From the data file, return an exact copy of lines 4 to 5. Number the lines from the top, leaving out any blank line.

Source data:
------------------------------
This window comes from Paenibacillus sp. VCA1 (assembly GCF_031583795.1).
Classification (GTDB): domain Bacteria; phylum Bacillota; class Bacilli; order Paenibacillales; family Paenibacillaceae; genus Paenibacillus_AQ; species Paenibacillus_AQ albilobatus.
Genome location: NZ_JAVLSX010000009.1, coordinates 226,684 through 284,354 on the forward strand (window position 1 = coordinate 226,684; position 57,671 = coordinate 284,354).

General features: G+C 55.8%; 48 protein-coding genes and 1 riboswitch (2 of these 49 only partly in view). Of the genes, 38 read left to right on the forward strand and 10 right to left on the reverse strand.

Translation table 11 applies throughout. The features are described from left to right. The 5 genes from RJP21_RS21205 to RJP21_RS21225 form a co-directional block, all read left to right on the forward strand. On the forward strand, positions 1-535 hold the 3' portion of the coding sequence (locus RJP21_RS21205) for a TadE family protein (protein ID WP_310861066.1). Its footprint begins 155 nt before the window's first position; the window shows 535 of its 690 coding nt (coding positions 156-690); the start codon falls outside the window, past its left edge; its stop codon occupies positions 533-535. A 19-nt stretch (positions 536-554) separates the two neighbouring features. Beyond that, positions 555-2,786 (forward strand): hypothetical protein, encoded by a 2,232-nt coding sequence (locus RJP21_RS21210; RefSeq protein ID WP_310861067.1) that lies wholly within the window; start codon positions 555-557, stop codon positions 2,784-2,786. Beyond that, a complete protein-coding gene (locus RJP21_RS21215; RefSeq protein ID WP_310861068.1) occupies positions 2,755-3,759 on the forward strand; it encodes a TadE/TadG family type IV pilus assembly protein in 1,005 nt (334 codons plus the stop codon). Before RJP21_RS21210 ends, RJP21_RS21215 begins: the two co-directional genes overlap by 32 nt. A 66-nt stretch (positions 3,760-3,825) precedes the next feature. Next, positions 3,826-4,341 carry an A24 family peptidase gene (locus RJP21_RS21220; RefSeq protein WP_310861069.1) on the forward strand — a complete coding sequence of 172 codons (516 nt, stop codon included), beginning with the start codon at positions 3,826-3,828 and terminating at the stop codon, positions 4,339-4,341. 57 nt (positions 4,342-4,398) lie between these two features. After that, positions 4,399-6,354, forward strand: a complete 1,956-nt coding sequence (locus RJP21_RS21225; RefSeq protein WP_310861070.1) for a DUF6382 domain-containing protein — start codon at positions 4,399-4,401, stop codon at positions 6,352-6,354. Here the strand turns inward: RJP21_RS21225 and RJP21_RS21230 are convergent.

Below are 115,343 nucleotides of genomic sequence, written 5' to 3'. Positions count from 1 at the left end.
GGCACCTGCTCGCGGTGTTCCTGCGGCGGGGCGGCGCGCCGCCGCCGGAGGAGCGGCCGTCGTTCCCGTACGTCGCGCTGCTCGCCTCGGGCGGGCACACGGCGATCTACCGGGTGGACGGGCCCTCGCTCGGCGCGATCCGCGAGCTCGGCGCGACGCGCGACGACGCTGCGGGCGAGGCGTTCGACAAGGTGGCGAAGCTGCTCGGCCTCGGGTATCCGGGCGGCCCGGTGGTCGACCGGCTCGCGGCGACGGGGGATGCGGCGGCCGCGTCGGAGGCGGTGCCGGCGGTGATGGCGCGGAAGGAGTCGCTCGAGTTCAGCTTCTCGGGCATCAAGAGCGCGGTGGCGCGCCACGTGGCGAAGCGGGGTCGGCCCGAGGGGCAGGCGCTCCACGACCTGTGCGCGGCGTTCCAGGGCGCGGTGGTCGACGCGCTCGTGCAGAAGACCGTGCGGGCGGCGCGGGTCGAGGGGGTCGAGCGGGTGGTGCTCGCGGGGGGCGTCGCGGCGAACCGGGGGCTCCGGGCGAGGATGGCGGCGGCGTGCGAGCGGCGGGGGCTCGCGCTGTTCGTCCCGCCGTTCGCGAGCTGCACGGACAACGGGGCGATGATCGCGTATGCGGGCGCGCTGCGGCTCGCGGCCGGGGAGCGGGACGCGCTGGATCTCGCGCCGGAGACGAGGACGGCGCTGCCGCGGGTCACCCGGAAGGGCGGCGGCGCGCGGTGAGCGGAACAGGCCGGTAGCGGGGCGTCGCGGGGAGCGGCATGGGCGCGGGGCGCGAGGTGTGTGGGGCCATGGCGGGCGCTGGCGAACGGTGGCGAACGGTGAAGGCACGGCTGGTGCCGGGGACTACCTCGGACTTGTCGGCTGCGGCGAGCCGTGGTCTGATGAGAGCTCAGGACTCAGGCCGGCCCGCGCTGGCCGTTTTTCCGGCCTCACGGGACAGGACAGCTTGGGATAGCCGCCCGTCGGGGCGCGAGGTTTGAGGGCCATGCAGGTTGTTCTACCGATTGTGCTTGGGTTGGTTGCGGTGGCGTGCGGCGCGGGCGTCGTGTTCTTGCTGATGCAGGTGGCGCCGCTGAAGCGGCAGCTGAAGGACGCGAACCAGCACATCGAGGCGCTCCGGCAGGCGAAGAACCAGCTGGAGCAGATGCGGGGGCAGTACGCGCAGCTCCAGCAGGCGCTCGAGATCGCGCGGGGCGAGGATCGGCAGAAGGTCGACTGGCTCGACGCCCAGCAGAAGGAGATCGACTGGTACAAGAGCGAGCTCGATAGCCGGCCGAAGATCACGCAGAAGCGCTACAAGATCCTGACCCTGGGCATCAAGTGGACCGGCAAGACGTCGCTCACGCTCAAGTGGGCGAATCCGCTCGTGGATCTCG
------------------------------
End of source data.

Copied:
General features: G+C 55.8%; 48 protein-coding genes and 1 riboswitch (2 of these 49 only partly in view). Of the genes, 38 read left to right on the forward strand and 10 right to left on the reverse strand.

Translation table 11 applies throughout. The features are described from left to right. The 5 genes from RJP21_RS21205 to RJP21_RS21225 form a co-directional block, all read left to right on the forward strand. On the forward strand, positions 1-535 hold the 3' portion of the coding sequence (locus RJP21_RS21205) for a TadE family protein (protein ID WP_310861066.1). Its footprint begins 155 nt before the window's first position; the window shows 535 of its 690 coding nt (coding positions 156-690); the start codon falls outside the window, past its left edge; its stop codon occupies positions 533-535. A 19-nt stretch (positions 536-554) separates the two neighbouring features. Beyond that, positions 555-2,786 (forward strand): hypothetical protein, encoded by a 2,232-nt coding sequence (locus RJP21_RS21210; RefSeq protein ID WP_310861067.1) that lies wholly within the window; start codon positions 555-557, stop codon positions 2,784-2,786. Beyond that, a complete protein-coding gene (locus RJP21_RS21215; RefSeq protein ID WP_310861068.1) occupies positions 2,755-3,759 on the forward strand; it encodes a TadE/TadG family type IV pilus assembly protein in 1,005 nt (334 codons plus the stop codon). Before RJP21_RS21210 ends, RJP21_RS21215 begins: the two co-directional genes overlap by 32 nt. A 66-nt stretch (positions 3,760-3,825) precedes the next feature. Next, positions 3,826-4,341 carry an A24 family peptidase gene (locus RJP21_RS21220; RefSeq protein WP_310861069.1) on the forward strand — a complete coding sequence of 172 codons (516 nt, stop codon included), beginning with the start codon at positions 3,826-3,828 and terminating at the stop codon, positions 4,339-4,341. 57 nt (positions 4,342-4,398) lie between these two features. After that, positions 4,399-6,354, forward strand: a complete 1,956-nt coding sequence (locus RJP21_RS21225; RefSeq protein WP_310861070.1) for a DUF6382 domain-containing protein — start codon at positions 4,399-4,401, stop codon at positions 6,352-6,354. Here the strand turns inward: RJP21_RS21225 and RJP21_RS21230 are convergent.